- Nano Express
- Open Access
Fabrication and characterization of WO3/Ag/WO3 multilayer transparent anode with solution-processed WO3 for polymer light-emitting diodes
© Jeon et al.; licensee Springer. 2012
Received: 12 February 2012
Accepted: 20 April 2012
Published: 15 May 2012
The dielectric/metal/dielectric multilayer is suitable for a transparent electrode because of its high-optical and high-electrical properties; however, it is fabricated by an expensive and inefficient multistep vacuum process. We present a WO3/Ag/WO3 (WAW) multilayer transparent anode with solution-processed WO3 for polymer light-emitting diodes (PLEDs). This WAW multilayer not only has high transmittance and low resistance but also can be easily and rapidly fabricated. We devised a novel method to deposit a thin WO3 layer by a solution process in an air environment. A tungstic acid solution was prepared from an aqueous solution of Na2WO4 and then converted to WO3 nanoparticles (NPs) by a thermal treatment. Thin WO3 NP layers form WAW multilayer with a thermal-evaporated Ag layer, and they improve the transmittance of the WAW multilayer because of its high transmittance and refractive index. Moreover, the surface of the WO3 layer is homogeneous and flat with low roughness because of the WO3 NP generation from the tungstic acid solution without aggregation. We performed optical simulation and experiments, and the optimized WAW multilayer had a high transmittance of 85% with a sheet resistance of 4 Ω/sq. Finally, PLEDs based on the WAW multilayer anode achieved a maximum luminance of 35,550 cd/m2 at 8 V, and this result implies that the solution-processed WAW multilayer is appropriate for use as a transparent anode in PLEDs.
Recently, polymer light-emitting diodes (PLEDs) have been studied as next-generation light sources because they have high luminous efficiency and can be fabricated by an efficient solution process for high productivity [1–3]. However some layers of PELDs (the electron injection layer, cathode and anode) must be deposited by an expensive vacuum process; only the emitting and hole injection layers are coated by a solution process. Therefore, researchers have investigated extending the solution-processed layers [4–6]. The development of a solution-processed transparent electrode is particularly important because it is a fundamental component of organic electronics.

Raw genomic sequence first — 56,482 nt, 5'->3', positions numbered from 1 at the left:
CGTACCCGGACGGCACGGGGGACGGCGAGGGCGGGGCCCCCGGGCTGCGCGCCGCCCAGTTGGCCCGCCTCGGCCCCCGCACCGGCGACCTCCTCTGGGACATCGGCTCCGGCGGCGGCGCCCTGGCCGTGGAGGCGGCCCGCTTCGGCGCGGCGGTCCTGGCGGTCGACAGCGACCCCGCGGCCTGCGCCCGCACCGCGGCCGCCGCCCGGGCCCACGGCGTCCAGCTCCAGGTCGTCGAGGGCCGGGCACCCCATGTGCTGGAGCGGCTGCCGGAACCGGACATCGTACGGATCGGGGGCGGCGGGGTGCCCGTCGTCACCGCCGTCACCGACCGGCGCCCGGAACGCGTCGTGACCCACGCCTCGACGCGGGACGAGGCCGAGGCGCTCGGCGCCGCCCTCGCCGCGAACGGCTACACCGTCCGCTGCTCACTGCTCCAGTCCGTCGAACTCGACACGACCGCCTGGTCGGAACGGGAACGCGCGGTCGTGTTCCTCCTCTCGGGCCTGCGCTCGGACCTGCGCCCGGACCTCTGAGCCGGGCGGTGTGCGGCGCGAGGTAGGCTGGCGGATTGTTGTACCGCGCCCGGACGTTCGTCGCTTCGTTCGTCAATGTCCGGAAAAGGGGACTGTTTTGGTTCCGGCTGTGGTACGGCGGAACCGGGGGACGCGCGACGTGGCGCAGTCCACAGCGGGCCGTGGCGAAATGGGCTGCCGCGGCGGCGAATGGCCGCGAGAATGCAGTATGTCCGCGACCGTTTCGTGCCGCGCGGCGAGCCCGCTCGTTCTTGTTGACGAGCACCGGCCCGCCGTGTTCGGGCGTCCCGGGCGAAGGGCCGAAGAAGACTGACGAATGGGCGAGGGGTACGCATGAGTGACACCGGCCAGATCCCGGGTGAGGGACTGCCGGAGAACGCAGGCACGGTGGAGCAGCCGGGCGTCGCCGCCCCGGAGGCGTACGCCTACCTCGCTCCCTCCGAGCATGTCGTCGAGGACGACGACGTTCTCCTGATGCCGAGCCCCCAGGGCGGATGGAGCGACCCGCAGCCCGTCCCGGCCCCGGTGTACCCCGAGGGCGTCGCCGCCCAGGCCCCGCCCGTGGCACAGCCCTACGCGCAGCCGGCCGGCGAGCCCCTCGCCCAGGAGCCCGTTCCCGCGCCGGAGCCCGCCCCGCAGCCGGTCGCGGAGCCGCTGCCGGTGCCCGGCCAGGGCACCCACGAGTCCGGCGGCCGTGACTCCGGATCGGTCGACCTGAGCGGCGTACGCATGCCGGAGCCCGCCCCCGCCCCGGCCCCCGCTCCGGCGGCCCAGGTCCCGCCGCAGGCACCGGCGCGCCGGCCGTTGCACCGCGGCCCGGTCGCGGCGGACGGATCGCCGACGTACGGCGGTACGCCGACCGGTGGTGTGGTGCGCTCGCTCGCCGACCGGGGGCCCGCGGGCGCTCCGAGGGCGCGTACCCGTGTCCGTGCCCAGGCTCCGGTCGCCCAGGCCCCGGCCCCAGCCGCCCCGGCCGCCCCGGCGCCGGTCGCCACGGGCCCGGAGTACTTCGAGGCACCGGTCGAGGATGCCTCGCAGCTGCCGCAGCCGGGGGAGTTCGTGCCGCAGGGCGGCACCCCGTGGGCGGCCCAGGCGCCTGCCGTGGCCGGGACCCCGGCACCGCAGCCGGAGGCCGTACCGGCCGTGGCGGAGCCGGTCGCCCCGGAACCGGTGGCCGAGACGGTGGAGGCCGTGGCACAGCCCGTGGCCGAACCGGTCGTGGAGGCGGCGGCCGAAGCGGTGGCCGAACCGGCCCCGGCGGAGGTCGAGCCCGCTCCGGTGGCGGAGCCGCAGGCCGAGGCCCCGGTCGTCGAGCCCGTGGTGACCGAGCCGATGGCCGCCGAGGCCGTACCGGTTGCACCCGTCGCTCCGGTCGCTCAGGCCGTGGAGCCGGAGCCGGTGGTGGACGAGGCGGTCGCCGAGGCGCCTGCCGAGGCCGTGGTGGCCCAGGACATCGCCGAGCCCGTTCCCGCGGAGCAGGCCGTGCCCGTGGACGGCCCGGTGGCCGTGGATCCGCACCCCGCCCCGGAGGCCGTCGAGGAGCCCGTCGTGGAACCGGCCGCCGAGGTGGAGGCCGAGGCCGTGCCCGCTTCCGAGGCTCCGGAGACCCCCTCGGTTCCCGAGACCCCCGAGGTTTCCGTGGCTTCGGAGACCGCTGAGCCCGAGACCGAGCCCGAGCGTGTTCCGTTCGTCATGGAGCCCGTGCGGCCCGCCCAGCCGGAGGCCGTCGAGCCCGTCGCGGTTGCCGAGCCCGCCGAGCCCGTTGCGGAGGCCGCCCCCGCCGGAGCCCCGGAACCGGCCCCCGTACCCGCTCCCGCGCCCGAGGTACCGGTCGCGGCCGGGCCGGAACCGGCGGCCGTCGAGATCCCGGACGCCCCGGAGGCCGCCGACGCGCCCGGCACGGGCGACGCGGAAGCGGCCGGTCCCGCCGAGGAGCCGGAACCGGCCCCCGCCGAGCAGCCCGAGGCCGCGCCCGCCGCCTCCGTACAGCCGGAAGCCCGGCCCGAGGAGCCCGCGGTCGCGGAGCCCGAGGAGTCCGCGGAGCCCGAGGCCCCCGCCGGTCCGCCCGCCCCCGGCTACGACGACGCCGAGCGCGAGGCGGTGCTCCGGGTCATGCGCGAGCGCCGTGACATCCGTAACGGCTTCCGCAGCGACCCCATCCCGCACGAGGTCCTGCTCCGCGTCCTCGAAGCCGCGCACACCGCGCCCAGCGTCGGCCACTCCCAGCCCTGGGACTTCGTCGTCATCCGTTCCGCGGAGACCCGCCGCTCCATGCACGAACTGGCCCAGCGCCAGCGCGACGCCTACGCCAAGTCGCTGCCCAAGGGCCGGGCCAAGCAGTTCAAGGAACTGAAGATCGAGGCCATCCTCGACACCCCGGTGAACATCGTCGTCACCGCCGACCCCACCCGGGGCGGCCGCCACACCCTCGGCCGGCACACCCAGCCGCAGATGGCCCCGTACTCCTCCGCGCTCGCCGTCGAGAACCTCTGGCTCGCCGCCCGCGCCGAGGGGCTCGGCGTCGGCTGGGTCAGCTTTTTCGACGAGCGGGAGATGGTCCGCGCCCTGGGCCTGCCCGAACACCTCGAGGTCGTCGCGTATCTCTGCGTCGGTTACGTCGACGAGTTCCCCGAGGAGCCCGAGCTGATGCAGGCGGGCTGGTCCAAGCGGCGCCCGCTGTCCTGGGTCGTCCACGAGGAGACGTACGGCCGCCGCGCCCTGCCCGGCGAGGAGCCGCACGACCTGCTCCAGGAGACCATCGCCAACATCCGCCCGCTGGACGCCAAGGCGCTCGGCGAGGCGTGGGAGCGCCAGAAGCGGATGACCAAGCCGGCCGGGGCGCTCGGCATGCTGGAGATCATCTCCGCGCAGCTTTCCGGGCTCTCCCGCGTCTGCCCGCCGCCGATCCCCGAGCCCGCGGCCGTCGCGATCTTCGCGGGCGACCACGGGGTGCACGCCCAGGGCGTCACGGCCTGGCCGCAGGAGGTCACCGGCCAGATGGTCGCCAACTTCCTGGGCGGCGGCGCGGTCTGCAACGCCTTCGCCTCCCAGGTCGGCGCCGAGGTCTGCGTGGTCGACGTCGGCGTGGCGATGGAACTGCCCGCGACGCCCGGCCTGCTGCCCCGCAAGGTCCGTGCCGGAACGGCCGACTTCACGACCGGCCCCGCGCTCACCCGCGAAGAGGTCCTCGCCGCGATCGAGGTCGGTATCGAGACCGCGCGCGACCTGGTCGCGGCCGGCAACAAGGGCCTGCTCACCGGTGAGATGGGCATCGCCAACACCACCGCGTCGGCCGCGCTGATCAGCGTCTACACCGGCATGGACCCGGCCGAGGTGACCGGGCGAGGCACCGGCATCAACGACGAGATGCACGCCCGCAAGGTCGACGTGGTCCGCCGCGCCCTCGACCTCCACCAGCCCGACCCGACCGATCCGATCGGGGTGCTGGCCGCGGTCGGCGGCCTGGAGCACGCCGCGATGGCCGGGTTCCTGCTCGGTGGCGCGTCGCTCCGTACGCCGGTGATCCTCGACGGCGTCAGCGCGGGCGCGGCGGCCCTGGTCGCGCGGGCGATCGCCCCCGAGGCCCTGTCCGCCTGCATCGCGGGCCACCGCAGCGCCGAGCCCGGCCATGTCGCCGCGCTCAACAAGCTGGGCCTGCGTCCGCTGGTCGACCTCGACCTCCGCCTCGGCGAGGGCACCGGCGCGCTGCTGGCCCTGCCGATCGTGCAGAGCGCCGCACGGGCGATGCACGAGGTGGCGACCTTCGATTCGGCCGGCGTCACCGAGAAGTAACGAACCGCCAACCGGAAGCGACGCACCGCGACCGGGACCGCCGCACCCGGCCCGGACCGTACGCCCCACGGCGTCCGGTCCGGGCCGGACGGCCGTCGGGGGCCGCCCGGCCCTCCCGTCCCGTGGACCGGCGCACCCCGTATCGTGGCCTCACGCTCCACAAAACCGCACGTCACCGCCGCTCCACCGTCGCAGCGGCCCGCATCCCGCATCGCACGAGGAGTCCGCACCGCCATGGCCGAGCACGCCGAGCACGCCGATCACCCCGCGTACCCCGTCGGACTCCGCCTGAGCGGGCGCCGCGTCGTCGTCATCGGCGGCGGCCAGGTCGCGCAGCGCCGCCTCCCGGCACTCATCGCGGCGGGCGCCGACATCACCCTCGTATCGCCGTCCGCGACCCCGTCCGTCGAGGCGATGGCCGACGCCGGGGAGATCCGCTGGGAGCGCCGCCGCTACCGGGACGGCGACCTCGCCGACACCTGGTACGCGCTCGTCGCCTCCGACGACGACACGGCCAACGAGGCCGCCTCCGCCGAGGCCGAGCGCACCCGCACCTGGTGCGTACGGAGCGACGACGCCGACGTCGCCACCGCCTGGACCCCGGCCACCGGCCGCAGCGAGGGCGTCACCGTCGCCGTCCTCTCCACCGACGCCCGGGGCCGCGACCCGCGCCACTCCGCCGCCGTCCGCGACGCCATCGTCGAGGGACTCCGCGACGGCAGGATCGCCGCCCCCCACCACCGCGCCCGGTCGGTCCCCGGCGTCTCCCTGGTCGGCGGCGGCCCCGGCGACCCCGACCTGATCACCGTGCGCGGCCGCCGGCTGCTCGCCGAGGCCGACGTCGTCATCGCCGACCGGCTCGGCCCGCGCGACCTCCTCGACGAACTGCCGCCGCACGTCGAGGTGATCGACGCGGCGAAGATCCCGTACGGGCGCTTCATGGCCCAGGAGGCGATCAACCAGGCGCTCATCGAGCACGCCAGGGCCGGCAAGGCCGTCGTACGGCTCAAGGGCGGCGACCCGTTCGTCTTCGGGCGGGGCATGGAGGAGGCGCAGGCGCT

Indium tin oxide (ITO) is commonly used as the transparent anode for PLEDs because of its combination of high optical transmittance (>85% in the wavelength range of visible light) and low resistance (approximately 10 Ω/sq) . However, ITO has some disadvantages. The supply of indium is constrained by both mining and geopolitical issues, and ITO must be deposited by a vacuum process that is expensive to set up and maintain. Therefore, researchers have investigated solution-processed transparent anodes such as conducting polymers and carbon nanotube films [8–12]. These anodes can be inexpensively coated by a solution process in an air environment, but their sheet resistances are ten times higher than that of ITO while their transmittance is similar [8, 11]. Thus, conducting polymers and carbon nanotube films are unsuitable as transparent anodes for PLEDs.
Fan et al. reported dielectric/metal/dielectric (DMD) multilayers such as TiO2/Ag/TiO2, InZnO/Ag/InZnO , ZnS/Ag/ZnS [15–17], WO3/Ag/WO3 (WAW) , or ZnS/Ag/WO3[19, 20] as transparent anodes. A DMD multilayer has low sheet resistance in the metal layer (approximately 5 Ω/sq) and high transmittance (>85%) because the refractive index discrepancy between the dielectric layers and the thin metal layer improves the transmittance of the metal layer . However, it has low productivity because the vacuum process for a conventional DMD multilayer requires a high-degree vacuum for an extended time and has a limited chamber volume. This problem could be overcome by using a solution process. When dielectric layers are coated by a solution process, the productivity of the DMD multilayer is greatly improved, because the dielectrics form two layers in a DMD multilayer consisting of three layers. However, it is difficult to coat a thin and uniform dielectric layer using conventional sol-gel or nanoparticle (NP) solutions [22–24].
WO3 is one of the most suitable dielectric materials for the DMD multilayer. It has a high refractive index (n = 2.0 at wavelength of 580 nm) and high transmittance (>90% in the wavelength range of visible light) as well as high electrical conductivity . However, in the conventional solution process WO3 has high surface roughness and too large particle size to form a dielectric layer thinner than 100 nm [25, 26].
In this work, we develop a WO3/Ag/WO3 multilayer transparent anode with solution-processed WO3 for PLEDs. To coat thin WO3 layers by a solution process, we devise a novel method wherein WO3 NPs are synthesized from a precursor solution by rapid conversion that obstructs the growth of particles. Thin WO3 NP layers form WAW multilayer with a thermal evaporated Ag layer, and they improve the transmittance of the WAW multilayer without degradation of the Ag conductivity. The solution-processed WAW multilayer has excellent optical and electrical properties and higher productivity than the conventional multilayer because it can be fabricated by a high volume printing technologies. The optimal structure of the WAW multilayer is calculated by optical simulation, and the results are verified by comparison with experimental values. Finally, we evaluate the luminance of PLEDs based on the WAW multilayer transparent anode.